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Free Blacks in Norfolk, Virginia, 1790-1860: The Dark Side of Freedom.

Free Blacks in Norfolk, Virginia, 1790-1860.' The Dark Side of Freedom, by Tommy L. Bogger. Charlottesville: University Press of Virginia, 1997. xiii, 264 pp. $35.00.

During the 1790s and the first decade of the nineteenth century free black residents of Norfolk, Virginia, owned valuable real-estate, dominated several trades, engaged in business ventures with whites, and sued whites in court. Blacks in this small port city also took the initiative in purchasing the freedom of themselves, family members, and friends. According to Tommy L. Bogger in his often intriguing study of Norfolk's free black community, these decades constituted a prosperous and optimistic time for many of the city's African-American residents. The thrust of Bogger's argument, however, is that by the 1850s Norfolk's free black community had declined in prosperity and status. Driven from the trades by Irish and German immigrants, stripped of legal protection, denied access to education, socially segregated, and the targets of violence, local African Americans were in dire circumstances.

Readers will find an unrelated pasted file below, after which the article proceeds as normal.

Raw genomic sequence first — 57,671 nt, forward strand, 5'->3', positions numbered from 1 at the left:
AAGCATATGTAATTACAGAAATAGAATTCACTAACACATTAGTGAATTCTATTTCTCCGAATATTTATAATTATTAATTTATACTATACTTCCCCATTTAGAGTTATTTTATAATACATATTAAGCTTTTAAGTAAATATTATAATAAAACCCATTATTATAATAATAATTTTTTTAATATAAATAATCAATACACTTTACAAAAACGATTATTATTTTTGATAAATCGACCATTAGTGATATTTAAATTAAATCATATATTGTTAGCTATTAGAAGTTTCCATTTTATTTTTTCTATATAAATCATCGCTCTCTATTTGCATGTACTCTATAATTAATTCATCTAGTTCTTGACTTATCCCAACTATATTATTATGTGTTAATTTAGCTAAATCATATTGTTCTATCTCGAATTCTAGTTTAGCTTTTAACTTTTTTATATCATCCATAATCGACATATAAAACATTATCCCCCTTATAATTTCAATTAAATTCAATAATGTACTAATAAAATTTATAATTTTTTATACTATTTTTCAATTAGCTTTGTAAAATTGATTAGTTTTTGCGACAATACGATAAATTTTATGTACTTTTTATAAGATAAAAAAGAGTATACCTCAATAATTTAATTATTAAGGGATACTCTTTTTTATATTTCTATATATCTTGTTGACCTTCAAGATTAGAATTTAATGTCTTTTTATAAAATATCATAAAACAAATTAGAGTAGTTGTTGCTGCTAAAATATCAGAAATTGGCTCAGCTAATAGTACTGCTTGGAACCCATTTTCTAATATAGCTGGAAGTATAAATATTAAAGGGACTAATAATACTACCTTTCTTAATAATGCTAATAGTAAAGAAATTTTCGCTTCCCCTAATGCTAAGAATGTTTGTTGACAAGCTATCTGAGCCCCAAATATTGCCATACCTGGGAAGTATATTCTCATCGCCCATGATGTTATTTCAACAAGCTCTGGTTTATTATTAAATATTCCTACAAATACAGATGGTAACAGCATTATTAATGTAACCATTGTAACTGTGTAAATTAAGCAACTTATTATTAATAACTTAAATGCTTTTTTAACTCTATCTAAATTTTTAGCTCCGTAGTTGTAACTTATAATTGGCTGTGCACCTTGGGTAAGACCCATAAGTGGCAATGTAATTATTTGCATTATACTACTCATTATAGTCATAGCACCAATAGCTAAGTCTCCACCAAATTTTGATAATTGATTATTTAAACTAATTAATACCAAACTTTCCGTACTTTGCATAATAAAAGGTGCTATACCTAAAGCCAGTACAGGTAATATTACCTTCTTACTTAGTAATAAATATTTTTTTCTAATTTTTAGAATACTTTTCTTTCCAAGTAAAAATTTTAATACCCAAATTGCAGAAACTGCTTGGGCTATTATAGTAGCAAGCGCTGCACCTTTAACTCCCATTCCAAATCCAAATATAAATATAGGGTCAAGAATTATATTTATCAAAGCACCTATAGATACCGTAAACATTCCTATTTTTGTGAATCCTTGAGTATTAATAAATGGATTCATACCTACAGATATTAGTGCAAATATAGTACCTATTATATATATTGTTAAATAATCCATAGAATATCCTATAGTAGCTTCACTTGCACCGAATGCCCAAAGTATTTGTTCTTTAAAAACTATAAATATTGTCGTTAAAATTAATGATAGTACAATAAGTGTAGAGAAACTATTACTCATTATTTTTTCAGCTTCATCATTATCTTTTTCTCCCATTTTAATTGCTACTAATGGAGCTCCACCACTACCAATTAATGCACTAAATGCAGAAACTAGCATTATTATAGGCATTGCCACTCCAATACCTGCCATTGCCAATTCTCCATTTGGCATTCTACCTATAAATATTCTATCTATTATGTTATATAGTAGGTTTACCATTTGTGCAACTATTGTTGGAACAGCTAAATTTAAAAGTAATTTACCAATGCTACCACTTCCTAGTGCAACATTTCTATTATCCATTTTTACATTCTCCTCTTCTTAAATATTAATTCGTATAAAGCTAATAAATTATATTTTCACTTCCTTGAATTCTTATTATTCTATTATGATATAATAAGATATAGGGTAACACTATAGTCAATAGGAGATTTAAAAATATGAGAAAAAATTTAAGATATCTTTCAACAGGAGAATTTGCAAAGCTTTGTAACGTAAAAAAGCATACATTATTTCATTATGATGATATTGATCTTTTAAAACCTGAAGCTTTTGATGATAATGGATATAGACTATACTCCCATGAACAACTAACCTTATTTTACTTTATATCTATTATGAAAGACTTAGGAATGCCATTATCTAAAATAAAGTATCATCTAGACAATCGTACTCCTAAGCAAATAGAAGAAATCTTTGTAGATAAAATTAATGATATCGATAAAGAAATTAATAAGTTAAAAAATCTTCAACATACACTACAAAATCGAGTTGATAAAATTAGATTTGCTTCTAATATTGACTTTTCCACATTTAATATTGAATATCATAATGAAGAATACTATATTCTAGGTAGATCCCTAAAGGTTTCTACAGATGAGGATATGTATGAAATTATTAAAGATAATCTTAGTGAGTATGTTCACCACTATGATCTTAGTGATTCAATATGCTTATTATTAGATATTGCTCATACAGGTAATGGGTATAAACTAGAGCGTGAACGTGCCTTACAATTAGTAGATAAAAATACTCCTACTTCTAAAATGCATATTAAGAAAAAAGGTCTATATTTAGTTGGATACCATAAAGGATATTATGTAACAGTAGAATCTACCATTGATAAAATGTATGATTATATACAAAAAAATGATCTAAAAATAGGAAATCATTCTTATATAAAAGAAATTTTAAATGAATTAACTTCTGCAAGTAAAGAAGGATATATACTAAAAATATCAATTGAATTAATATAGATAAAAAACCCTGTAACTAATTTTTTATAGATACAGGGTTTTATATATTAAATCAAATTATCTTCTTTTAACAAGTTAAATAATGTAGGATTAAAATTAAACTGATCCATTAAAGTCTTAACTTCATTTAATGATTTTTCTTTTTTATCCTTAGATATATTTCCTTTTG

Readers familiar with the cyclical nature of African-American history will not be surprised by such a stark reversal of fortunes over a half-century. Essentially Bogger confirms in his local study the disparity between the daunting historical experience of black Americans and the more consistently progressive experience of white Americans. Yet, through extensive research in court records, state papers, and local newspapers, Bogger provides details of free black life in Norfolk that will help shape the direction of future studies of antebellum black life in America.